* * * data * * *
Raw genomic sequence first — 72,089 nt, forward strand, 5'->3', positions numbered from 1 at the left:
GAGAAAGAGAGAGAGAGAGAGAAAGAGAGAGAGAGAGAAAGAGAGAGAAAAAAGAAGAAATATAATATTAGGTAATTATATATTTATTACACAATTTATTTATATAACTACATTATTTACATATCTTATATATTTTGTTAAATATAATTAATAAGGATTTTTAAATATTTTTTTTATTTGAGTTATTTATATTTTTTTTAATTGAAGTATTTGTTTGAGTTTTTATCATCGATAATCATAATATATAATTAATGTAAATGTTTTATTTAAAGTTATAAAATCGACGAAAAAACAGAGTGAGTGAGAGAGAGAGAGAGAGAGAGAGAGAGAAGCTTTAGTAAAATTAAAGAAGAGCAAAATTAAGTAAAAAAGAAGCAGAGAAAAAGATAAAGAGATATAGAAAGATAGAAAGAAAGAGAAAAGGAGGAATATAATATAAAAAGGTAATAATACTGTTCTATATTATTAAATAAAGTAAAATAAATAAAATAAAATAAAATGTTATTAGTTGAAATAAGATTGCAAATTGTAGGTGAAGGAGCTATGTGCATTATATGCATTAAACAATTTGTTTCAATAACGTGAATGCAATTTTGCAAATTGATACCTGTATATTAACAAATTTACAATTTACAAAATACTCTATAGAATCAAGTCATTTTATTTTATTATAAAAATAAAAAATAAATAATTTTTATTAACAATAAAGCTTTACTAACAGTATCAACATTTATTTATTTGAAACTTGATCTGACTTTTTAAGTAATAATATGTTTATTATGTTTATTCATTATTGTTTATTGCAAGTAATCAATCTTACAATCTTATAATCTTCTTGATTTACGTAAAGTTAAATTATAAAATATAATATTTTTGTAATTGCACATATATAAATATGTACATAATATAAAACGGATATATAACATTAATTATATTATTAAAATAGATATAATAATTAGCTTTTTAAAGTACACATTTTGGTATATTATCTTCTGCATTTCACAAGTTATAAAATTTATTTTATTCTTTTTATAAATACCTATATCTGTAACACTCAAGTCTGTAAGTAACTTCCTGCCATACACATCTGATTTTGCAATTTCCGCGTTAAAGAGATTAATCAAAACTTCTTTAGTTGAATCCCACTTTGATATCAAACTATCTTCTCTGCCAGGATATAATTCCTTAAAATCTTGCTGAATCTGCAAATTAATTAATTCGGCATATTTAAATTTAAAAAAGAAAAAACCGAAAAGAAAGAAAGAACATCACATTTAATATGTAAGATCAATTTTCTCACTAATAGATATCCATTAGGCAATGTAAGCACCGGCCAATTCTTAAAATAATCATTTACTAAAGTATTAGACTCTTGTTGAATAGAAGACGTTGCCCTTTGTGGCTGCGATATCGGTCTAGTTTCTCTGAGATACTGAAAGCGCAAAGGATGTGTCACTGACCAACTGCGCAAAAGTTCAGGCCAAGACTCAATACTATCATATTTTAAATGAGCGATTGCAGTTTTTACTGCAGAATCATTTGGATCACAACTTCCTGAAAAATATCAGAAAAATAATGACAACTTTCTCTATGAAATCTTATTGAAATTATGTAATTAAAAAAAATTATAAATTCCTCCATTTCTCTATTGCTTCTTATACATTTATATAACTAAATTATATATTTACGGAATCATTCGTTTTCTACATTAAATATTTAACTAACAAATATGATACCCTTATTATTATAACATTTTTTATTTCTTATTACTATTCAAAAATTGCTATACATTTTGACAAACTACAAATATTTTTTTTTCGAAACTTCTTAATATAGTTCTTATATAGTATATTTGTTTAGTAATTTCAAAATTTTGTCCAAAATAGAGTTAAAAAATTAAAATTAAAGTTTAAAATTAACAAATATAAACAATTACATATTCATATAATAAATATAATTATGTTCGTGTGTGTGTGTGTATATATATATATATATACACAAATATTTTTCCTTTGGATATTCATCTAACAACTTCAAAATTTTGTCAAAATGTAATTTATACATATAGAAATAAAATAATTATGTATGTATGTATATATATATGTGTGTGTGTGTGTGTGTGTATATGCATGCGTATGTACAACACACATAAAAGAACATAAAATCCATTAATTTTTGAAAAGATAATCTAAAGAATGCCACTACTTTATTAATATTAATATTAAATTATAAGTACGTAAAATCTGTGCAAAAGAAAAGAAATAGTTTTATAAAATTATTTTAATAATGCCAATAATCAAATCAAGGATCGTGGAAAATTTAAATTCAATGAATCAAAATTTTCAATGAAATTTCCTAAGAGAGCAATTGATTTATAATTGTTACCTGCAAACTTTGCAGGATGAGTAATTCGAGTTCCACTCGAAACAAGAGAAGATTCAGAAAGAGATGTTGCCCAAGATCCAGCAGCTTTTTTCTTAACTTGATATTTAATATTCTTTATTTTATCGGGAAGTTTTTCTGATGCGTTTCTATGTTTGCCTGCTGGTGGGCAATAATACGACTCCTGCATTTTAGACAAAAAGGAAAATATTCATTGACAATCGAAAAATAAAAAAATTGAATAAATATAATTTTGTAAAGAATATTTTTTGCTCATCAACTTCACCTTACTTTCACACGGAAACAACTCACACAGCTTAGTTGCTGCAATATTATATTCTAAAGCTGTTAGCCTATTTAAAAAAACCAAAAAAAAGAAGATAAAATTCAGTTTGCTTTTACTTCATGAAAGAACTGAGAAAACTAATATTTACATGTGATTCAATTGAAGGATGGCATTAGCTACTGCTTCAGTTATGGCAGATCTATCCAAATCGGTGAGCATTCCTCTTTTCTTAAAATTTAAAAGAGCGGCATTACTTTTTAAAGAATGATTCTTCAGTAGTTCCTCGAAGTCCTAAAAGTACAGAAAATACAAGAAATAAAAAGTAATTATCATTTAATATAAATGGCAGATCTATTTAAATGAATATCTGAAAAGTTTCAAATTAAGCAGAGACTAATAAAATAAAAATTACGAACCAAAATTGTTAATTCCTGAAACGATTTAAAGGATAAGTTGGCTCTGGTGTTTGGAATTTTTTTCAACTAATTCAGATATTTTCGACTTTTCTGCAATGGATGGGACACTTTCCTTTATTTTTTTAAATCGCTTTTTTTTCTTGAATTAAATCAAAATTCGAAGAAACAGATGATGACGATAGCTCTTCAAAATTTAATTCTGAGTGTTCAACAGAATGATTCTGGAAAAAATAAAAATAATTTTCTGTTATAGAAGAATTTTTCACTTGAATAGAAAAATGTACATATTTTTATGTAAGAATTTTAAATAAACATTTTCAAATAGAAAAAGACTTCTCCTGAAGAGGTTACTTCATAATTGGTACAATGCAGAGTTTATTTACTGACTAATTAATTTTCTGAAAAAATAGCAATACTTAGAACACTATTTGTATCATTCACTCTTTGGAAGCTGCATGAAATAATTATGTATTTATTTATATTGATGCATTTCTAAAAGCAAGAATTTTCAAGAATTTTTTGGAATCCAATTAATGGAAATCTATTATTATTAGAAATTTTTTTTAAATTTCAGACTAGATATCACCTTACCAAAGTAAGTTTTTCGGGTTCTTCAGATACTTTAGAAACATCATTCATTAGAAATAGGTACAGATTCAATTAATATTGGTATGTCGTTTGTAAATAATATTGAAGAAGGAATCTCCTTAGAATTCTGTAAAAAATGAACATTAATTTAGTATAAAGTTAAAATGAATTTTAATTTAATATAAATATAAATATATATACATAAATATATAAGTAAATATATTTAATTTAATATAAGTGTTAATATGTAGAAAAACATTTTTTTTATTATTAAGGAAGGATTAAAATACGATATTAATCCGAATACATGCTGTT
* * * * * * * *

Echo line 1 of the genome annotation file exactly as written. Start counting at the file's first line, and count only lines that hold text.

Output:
Raw genomic sequence first — 72,089 nt, forward strand, 5'->3', positions numbered from 1 at the left: